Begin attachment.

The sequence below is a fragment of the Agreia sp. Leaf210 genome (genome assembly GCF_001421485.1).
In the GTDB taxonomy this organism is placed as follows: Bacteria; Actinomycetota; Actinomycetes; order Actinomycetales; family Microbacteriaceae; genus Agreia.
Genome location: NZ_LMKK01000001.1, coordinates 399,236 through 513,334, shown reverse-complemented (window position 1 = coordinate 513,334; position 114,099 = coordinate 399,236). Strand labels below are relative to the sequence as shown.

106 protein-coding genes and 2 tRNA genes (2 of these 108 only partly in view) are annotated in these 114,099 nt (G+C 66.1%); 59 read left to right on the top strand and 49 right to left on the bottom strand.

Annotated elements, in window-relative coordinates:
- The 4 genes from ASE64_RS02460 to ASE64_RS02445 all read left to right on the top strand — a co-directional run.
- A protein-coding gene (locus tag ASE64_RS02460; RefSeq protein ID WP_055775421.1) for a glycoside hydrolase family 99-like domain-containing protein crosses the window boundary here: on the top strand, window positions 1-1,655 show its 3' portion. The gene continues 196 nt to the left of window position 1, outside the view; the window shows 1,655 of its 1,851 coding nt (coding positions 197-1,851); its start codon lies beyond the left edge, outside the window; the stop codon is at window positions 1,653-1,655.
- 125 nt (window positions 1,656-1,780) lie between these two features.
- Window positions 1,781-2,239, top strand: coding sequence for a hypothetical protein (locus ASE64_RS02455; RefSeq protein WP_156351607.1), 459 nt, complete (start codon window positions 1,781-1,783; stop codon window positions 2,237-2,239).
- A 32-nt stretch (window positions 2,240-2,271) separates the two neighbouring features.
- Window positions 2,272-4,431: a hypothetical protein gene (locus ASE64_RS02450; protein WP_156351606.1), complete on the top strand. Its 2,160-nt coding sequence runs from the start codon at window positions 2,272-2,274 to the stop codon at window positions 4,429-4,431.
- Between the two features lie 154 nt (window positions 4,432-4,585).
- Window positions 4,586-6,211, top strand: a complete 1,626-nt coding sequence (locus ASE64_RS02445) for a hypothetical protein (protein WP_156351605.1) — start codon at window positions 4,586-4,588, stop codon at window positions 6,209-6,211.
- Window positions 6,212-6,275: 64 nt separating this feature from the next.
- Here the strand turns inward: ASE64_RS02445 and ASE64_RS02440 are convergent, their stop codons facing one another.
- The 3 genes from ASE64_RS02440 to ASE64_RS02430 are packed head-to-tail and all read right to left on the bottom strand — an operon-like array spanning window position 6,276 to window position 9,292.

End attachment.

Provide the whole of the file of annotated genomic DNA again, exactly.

The sequence below is a fragment of the Agreia sp. Leaf210 genome (genome assembly GCF_001421485.1).
In the GTDB taxonomy this organism is placed as follows: Bacteria; Actinomycetota; Actinomycetes; order Actinomycetales; family Microbacteriaceae; genus Agreia.
Genome location: NZ_LMKK01000001.1, coordinates 399,236 through 513,334, shown reverse-complemented (window position 1 = coordinate 513,334; position 114,099 = coordinate 399,236). Strand labels below are relative to the sequence as shown.

106 protein-coding genes and 2 tRNA genes (2 of these 108 only partly in view) are annotated in these 114,099 nt (G+C 66.1%); 59 read left to right on the top strand and 49 right to left on the bottom strand.

Annotated elements, in window-relative coordinates:
- The 4 genes from ASE64_RS02460 to ASE64_RS02445 all read left to right on the top strand — a co-directional run.
- A protein-coding gene (locus tag ASE64_RS02460; RefSeq protein ID WP_055775421.1) for a glycoside hydrolase family 99-like domain-containing protein crosses the window boundary here: on the top strand, window positions 1-1,655 show its 3' portion. The gene continues 196 nt to the left of window position 1, outside the view; the window shows 1,655 of its 1,851 coding nt (coding positions 197-1,851); its start codon lies beyond the left edge, outside the window; the stop codon is at window positions 1,653-1,655.
- 125 nt (window positions 1,656-1,780) lie between these two features.
- Window positions 1,781-2,239, top strand: coding sequence for a hypothetical protein (locus ASE64_RS02455; RefSeq protein WP_156351607.1), 459 nt, complete (start codon window positions 1,781-1,783; stop codon window positions 2,237-2,239).
- A 32-nt stretch (window positions 2,240-2,271) separates the two neighbouring features.
- Window positions 2,272-4,431: a hypothetical protein gene (locus ASE64_RS02450; protein WP_156351606.1), complete on the top strand. Its 2,160-nt coding sequence runs from the start codon at window positions 2,272-2,274 to the stop codon at window positions 4,429-4,431.
- Between the two features lie 154 nt (window positions 4,432-4,585).
- Window positions 4,586-6,211, top strand: a complete 1,626-nt coding sequence (locus ASE64_RS02445) for a hypothetical protein (protein WP_156351605.1) — start codon at window positions 4,586-4,588, stop codon at window positions 6,209-6,211.
- Window positions 6,212-6,275: 64 nt separating this feature from the next.
- Here the strand turns inward: ASE64_RS02445 and ASE64_RS02440 are convergent, their stop codons facing one another.
- The 3 genes from ASE64_RS02440 to ASE64_RS02430 are packed head-to-tail and all read right to left on the bottom strand — an operon-like array spanning window position 6,276 to window position 9,292.